Eventually, I ski well enough to join May, a skier of astonishing grace and epic ability. "Just follow me," she says. This I can do because she wears bright red pants, and the more I focus on her pants, the less I worry about technique and the more naturally I ski. "Stick to my tracks," she says, "and we'll do Riva."
"Riva Ridge? Isn't that a black run?" I ask.
"Yep. And halfway down is Tourist Trap. You wanna do Tourist Trap as well?"
"What's Tourist Trap?"
"Tourists get to the top of it and basically s* themselves - then they take their skis off and walk."
I ski Riva and the Trap - all 6.4 kilometres - following the red pants as they emblazon beautiful signatures across the slopes.
"You murdered it!" exclaims May. I'm just as stoked. She leans on her skis to proffer a high five. I somehow manage to pat the edge of her palm.
Beaver Creek: Rich
The gated Beaver Creek resort - 20 minutes' drive west of Vail - is branded with the slogan "Not exactly roughing it".
I do not rough it.
I sit on a sofa beside an ice rink, warmed by a cauldron that bursts into flame at the push of a button. I stand on sections of travelator footpath so I don't have to remove my skis, nor indeed move my legs at all. And I drink Fat Tires in steaming hot tubs while looking up at mountains and vast log cabins (one of them once owned by Gerald Ford).
Perhaps most un-rough of all is the way my hotel, The Osprey, has a vestibule with an express lift that practically takes me from the hotel bar into the wild mountain. As for the fresh powder - well, it still hasn't come, at least not in any significant amount. But I really don't care because this is mountain-man country of steep forests slashed through with trails. It's built for snowshoeing and Nordic skiing.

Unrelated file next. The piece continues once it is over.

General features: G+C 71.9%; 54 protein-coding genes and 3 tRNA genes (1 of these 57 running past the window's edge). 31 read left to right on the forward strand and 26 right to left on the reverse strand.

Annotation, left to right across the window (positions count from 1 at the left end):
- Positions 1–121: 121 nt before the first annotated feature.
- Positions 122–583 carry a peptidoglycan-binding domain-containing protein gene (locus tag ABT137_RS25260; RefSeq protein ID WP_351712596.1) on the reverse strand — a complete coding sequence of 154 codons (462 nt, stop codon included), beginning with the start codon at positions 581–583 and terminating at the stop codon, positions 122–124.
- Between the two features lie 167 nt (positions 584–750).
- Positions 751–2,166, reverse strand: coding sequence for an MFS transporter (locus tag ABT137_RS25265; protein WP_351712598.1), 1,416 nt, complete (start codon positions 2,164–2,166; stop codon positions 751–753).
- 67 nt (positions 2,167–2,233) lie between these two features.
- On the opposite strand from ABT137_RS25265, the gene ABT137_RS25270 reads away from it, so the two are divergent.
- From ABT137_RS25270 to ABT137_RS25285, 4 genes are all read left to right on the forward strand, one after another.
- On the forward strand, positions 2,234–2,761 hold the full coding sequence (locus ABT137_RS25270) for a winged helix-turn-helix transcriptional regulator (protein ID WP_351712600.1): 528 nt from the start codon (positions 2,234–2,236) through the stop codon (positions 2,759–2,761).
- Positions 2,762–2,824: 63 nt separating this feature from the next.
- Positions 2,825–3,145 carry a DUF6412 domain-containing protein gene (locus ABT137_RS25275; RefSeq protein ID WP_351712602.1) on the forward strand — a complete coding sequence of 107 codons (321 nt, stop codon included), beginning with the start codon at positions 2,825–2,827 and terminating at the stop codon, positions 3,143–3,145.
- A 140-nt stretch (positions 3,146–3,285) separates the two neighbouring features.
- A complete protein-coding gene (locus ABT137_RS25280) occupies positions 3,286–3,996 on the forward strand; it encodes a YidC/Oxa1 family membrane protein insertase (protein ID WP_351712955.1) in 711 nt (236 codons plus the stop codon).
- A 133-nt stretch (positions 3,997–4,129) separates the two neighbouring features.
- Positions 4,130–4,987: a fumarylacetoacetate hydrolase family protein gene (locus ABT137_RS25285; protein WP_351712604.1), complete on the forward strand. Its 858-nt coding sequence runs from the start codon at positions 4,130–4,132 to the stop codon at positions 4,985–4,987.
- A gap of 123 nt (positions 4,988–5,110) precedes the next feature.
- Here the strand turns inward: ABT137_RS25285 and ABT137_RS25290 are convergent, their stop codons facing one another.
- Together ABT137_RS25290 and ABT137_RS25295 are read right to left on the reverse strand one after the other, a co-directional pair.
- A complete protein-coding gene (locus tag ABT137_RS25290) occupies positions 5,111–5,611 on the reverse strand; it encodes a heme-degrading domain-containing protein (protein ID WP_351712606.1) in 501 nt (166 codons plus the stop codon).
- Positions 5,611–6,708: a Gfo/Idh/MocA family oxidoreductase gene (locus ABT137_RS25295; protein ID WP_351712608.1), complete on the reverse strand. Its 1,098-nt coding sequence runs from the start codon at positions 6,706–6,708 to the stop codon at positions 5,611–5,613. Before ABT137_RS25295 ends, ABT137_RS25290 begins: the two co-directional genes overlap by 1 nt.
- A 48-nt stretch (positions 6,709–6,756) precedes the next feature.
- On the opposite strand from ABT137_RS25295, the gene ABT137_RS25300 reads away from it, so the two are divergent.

And going hell for leather.
The trails are groomed, packed and fast, and I work them hard for two days. May's red pants are in front, always upping the tempo - "Stay in my tracks!" - until I'm mogulling through forests, brushing tree trunks scored with bear claws.
I speed down village-to-village trails, one of them leading to Bachelor Gulch, where I perform a rakish stop right in front of the Ritz-Carlton. I throw a small net of diamonds into the air in front of elegant hotel guests listening to a bluegrass band. I raise my goggles, snap out of my skis and walk into the vast timbered lounge.
I think to myself: "Now, that's an arrival."
"We've had a tonne of snow - 13 inches before 8am."
In the mountain ops room, two dozen ski patrol officers listen to safety supervisor Will. They're in red ski suits bearing white crosses; two of the élite skiers have Labradors at their sides. "We got warm thick snow on the bottom and dry powder on the top - which gives us a storm slab."
The snow dump has come.
Instructor Patrick leads our group to Peak 7. The ridges feel open and raw, scoured by biting snow that frequently closes in like thick fog. On a far slope, I can hear an avalanche squad using explosives - crump! crump! The group is wound up like a spring, hanging to carve up the virgin powder. "Ya ready?" shouts Patrick.
"Yeah!" comes the enthusiastic reply.
But something is wrong. My thigh muscles are hot slugs of jelly that won't do what I want. My goggles keep misting, obscuring what little view I have through the snowfall. I find myself with a new skiing companion - fear - and I stumble after the group on the black run.